Dog Theology

Over the years our family has included both cats and dogs that helped us raise our kids. and became our companions. Our cats seemed willing to allow us the privilege of living with them. Our dogs seemed grateful for the privilege of living with us. They taught us the difference between dog theology and cat theology.

It might sound strange, even sacrilegious to a few, but Bob Sjogren and Gerald Robison have developed whole seminars and books around “cat and dog theology.” (www.catndogtheology.com). Simply put, cats say, “You feed me, shelter me and care for me. I must be god.” Dogs say, “You feed me, shelter me and care for me. You must be god.” If you have ever had a cat and a dog you know what I mean. Cat theology is me-centered. “What can God do for me?” Dog theology is God centered. “What does God want me to do?” Here are a few things I am learning about “dog theology” from Buddy.

Buddy trusts me. Whenever I get in my truck he jumps in and takes his place, ready to go. He doesn’t know where we are going or what we are going to do. But he believes that if I am driving it is okay. I need to be more like that with God. I always want to know where we are going, when we are going to get there and what we are going to do once we arrive. I need to jump in the truck with God and give him control of my life.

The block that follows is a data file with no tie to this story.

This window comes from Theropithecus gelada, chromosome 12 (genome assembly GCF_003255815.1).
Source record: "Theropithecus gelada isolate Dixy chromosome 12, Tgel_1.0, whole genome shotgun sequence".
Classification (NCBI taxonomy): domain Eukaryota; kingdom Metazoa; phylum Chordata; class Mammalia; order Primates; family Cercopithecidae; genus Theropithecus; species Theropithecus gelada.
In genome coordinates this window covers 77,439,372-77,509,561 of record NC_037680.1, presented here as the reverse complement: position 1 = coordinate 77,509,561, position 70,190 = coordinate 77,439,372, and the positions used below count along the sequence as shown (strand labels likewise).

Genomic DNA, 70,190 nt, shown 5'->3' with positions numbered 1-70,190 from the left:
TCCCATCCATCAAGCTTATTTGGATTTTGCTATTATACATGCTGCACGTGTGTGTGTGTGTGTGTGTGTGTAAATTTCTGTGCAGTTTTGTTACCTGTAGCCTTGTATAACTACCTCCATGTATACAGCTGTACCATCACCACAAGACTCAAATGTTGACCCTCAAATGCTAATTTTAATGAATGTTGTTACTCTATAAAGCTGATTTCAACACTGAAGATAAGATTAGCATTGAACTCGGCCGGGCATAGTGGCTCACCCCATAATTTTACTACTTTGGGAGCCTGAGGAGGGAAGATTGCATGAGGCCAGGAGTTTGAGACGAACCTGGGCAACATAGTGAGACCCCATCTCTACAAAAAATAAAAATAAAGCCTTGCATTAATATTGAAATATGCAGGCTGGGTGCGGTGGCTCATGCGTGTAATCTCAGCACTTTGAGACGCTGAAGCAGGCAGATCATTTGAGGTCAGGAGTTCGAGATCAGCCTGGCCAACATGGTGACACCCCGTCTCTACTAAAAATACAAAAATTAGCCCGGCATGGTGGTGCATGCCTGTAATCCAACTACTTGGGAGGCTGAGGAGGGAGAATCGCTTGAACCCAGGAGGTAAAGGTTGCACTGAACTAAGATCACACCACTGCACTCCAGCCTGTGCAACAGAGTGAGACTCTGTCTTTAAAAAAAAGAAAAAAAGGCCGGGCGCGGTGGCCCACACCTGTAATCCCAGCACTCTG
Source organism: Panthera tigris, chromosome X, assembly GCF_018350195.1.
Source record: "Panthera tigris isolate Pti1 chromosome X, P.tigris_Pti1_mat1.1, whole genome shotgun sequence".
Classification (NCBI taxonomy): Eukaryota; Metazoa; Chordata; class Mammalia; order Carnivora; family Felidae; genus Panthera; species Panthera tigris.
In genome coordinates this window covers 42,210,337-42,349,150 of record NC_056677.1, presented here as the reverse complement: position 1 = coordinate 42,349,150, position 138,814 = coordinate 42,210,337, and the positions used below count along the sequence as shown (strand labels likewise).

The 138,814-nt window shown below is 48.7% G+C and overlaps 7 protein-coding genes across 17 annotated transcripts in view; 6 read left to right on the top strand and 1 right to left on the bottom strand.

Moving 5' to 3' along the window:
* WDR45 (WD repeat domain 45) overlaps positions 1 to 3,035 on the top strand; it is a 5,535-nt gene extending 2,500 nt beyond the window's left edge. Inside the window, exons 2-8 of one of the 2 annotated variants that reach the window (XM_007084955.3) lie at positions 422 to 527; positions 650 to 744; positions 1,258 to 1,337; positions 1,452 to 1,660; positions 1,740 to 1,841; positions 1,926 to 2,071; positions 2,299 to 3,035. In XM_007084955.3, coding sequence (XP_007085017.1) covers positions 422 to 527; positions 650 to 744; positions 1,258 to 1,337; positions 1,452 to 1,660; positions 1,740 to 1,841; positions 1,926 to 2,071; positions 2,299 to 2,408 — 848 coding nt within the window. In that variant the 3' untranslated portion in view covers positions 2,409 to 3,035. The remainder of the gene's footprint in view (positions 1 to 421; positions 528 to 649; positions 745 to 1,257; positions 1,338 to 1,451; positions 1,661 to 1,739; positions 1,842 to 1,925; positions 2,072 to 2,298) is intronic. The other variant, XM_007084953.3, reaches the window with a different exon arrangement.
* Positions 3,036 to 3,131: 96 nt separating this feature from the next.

Buddy wants to be with me. He doesn’t care if he is at the lake running, splashing and rolling in the mud, sitting in a chair next to me on the patio or in my study lying at my feet while I write. He just wants to be where I am. I need to spend time with God. What made the early disciples different was the fact they had been with Jesus (Acts 4:13).

Buddy follows me. He even follows me from room to room in the house. Whenever we go for a walk in an open field I let him off his leash and he runs free. But he keeps an eye on me. He has developed a radius of his own, about thirty yards from wherever I am. Within that radius he feels comfortable exploring smells and marking trees. Occasionally he gets out of eyesight. But, when I call his name he comes running. Not real fast, but as fast as he can. After all he is a Corgi. It reminds me of what Jesus said to His disciples, “Come, follow me!” “My sheep know my voice.”